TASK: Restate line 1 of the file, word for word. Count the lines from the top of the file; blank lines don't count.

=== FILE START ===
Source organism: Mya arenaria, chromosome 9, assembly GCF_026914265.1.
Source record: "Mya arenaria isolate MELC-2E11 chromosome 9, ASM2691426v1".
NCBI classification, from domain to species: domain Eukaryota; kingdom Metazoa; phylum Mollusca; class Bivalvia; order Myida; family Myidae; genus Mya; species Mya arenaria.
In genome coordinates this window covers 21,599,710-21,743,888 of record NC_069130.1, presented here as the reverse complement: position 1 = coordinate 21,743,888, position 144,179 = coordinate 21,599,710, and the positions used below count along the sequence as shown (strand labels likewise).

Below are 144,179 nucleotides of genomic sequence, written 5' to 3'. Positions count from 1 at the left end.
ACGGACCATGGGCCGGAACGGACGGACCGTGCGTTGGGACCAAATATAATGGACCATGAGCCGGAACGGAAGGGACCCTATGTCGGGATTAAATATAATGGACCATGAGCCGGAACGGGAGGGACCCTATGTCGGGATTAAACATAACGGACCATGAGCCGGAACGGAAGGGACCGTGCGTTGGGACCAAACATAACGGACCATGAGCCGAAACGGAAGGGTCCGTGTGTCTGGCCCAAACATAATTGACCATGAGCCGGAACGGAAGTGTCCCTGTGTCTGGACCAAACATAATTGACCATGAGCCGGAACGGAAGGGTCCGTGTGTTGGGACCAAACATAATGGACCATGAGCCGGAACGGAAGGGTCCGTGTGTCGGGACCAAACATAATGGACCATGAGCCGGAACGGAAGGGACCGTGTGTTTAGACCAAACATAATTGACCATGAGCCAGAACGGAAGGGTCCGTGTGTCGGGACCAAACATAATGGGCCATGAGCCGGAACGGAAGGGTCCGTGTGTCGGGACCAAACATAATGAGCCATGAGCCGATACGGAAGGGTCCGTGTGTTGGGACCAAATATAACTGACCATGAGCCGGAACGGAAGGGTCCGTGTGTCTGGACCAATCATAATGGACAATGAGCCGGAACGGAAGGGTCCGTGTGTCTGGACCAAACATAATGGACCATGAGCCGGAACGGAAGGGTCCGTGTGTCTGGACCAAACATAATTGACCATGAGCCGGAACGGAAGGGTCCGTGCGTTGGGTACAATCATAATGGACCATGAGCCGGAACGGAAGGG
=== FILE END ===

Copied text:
Source organism: Mya arenaria, chromosome 9, assembly GCF_026914265.1.